Arcing is a phenomenon in which the oxide film formed on the surface of the target or a powder of the film material formed in the film-forming chamber, is electrified, and when the accumulated electric charge has exceeded in a certain threshold value, it is discharged all at once. By an overcurrent thereby generated, the protecting circuit of the sputtering power source is actuated to stop discharging, or the target material is locally melted and scattered, thus causing spitting or pin holes on the substrate or causing defects such as irregularity in the film thickness.

CO2 has an oxidizing power weaker than O2, whereby the oxidized film formed on the target surface or the powder formed in the film-forming chamber tends to be an oxygen deficient state and tends to have electrical conductivity, whereby the electric charge tends to hardly accumulate and thus arcing can effectively be prevented.

Namely, by using the method of the present invention, formation of nodules can be reduced, and the above problem can be solved.

For example, reducing CO, CH4, C2H6, C2H4 or C2H2 may be mixed to the atmosphere containing O2. However, it is preferred to use CO2 or a gas mixture of Ar and CO2, for such reasons that 1) it is free from toxicity or explosion, 2) the condition can be simplified by reducing the types of the starting material gases, and 3) the raw materials are available at low costs.

On the other hand, as a method for effectively suppressing arcing which is likely to occur due to accumulation of electric charge on an oxide film formed on e.g. a target surface, a sputtering process wherein a sputtering power is intermittently applied (a pulse sputtering process), is known.

By using the pulse sputtering process for sputtering, it is possible to further increase the film forming stability or the yield of the products.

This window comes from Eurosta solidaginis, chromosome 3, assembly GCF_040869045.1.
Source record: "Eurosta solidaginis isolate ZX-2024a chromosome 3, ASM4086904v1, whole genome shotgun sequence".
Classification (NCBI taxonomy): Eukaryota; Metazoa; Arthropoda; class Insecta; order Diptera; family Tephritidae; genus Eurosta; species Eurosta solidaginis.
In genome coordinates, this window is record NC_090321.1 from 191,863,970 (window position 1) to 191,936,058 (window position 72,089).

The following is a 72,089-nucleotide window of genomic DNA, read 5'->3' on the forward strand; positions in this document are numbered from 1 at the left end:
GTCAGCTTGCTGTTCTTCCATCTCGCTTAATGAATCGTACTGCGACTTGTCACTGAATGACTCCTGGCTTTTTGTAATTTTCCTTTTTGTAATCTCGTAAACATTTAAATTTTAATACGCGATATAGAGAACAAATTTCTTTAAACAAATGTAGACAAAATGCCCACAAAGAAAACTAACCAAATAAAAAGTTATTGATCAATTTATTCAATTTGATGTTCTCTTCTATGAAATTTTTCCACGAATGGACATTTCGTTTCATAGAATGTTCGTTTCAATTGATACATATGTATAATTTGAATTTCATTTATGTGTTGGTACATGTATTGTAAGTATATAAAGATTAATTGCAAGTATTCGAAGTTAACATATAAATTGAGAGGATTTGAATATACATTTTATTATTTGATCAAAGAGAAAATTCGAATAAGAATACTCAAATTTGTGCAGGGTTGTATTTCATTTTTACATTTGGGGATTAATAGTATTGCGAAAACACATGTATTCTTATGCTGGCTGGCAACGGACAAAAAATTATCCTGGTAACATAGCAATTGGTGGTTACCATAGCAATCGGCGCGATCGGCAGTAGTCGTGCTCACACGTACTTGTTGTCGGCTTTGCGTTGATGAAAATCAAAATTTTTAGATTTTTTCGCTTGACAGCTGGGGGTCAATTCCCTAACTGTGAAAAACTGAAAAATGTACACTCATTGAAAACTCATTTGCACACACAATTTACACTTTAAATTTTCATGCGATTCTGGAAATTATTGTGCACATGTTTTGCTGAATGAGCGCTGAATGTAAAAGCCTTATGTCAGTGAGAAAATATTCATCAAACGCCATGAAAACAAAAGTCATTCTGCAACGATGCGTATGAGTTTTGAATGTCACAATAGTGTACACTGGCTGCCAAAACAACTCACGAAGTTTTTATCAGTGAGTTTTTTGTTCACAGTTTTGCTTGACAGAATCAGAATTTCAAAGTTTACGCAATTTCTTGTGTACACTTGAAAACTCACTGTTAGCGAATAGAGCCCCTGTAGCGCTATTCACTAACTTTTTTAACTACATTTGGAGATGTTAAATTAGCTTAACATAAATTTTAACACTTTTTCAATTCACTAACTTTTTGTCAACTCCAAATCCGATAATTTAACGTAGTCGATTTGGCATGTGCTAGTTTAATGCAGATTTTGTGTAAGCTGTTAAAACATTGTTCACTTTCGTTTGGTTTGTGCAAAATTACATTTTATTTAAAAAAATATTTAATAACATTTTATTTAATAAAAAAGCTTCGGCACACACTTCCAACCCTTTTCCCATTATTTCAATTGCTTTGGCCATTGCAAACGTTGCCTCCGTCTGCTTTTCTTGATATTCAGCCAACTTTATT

Further, when an oxide film is to be formed by a conventional method (a reactive sputtering process in a gas mixture of Ar and O2, or in a gas atmosphere of O2), an oxidation barrier layer (a thin film of a metal such as Zn or Ti) is inserted to prevent oxidation of the Ag film immediately below during forming of the oxide film. The barrier layer is very thin, and setting of the condition is difficult. Further, in the practical production, even after the condition has once been set, adjustment of the condition has been frequently required, since the thickness changes due to a delicate change in the film-forming condition. Further, a very thin metal film tends to form discontinuous island-shaped films, whereby oxidation of the Ag layer has not been completely prevented.

Oxidation of the Ag layer can be prevented by forming the oxide film by sputtering a conductive oxide target in an Ar gas atmosphere (or an Ar gas atmosphere having a very small amount of O2 incorporated). However, the oxide target is very expensive as compared with a metal target, and such a method is industrially disadvantageous from the viewpoint of the cost of the target.

According to the present invention, when an oxide film is formed on a Ag film, oxidation of the Ag layer is prevented by the use of CO2 gas having a mild oxidizing power, whereby visible ray transmittance higher than a conventional method can be obtained. Further, by selecting the condition for CO2 sputtering, an oxide film may be laminated on the Ag film even without employing a barrier layer.

Now, the present invention will be described in further detail with reference to Examples and Comparative Examples. However, it should be understood that the present invention is by no means restricted to such specific Examples.

EXAMPLE 1 Comparative Example 1

A C:ZnOx (carbon containing ZnOx) film (100 nm) or a C:ZnAlxOy (carbon containing ZnAlxOy) film (100 nm) was formed by DC sputtering on a substrate of thoroughly cleaned soda lime silica glass (10 cm×10 cm×2 mm in thickness), using a rectangular metal target of 5×17 inches in an atmosphere of a gas mixture of Ar and CO2 under a pressure of 2×10−3 Torr. The C:ZnAlxOy film was formed by using a target having 3 atomic % of Al incorporated in Zn (Example 1).

FIG. 1 is a graph showing a relation of the discharge voltage vs the reactive gas (CO2) flow rate ratio and a relation of the film-forming speed (the film-forming speed during formation of a transparent film) vs the reactive gas (CO2) flow rate ratio, with respect to the C:ZnOx film. FIG. 2 is a graph showing a relation of the discharge voltage vs the reactive gas (CO2) flow rate ratio and a relation of the film-forming speed (the film-forming speed during formation of a transparent film) vs the reactive gas (CO2) flow rate ratio, with respect to the C:ZnAlxOy film. Here, the gas flow rate was 100 sccm.

As comparative samples, a ZnOx film (100 nm) and a ZnAlxOy film (100 nm) were formed in the same manner as in Example 1 except that the sputtering was carried out in an atmosphere of a gas mixture of Ar and O2as the prior art (Comparative Example 1).